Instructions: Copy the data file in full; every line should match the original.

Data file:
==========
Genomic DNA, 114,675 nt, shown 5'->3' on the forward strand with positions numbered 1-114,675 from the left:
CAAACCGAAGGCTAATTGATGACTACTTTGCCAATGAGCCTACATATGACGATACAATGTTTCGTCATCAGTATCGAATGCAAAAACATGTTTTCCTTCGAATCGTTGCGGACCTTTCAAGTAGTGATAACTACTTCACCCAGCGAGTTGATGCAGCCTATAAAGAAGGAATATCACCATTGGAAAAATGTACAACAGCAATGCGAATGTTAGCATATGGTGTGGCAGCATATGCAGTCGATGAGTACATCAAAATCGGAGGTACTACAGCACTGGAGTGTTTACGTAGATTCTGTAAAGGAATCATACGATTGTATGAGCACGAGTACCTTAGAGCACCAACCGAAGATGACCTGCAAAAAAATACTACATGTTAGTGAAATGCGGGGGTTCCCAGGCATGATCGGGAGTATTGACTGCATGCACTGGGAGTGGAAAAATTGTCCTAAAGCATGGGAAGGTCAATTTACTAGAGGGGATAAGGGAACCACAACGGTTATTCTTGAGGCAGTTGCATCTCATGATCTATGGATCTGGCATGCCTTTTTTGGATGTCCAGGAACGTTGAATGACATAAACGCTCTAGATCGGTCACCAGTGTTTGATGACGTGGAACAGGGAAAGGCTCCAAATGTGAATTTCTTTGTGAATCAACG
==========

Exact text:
Genomic DNA, 114,675 nt, shown 5'->3' on the forward strand with positions numbered 1-114,675 from the left:
CAAACCGAAGGCTAATTGATGACTACTTTGCCAATGAGCCTACATATGACGATACAATGTTTCGTCATCAGTATCGAATGCAAAAACATGTTTTCCTTCGAATCGTTGCGGACCTTTCAAGTAGTGATAACTACTTCACCCAGCGAGTTGATGCAGCCTATAAAGAAGGAATATCACCATTGGAAAAATGTACAACAGCAATGCGAATGTTAGCATATGGTGTGGCAGCATATGCAGTCGATGAGTACATCAAAATCGGAGGTACTACAGCACTGGAGTGTTTACGTAGATTCTGTAAAGGAATCATACGATTGTATGAGCACGAGTACCTTAGAGCACCAACCGAAGATGACCTGCAAAAAAATACTACATGTTAGTGAAATGCGGGGGTTCCCAGGCATGATCGGGAGTATTGACTGCATGCACTGGGAGTGGAAAAATTGTCCTAAAGCATGGGAAGGTCAATTTACTAGAGGGGATAAGGGAACCACAACGGTTATTCTTGAGGCAGTTGCATCTCATGATCTATGGATCTGGCATGCCTTTTTTGGATGTCCAGGAACGTTGAATGACATAAACGCTCTAGATCGGTCACCAGTGTTTGATGACGTGGAACAGGGAAAGGCTCCAAATGTGAATTTCTTTGTGAATCAACG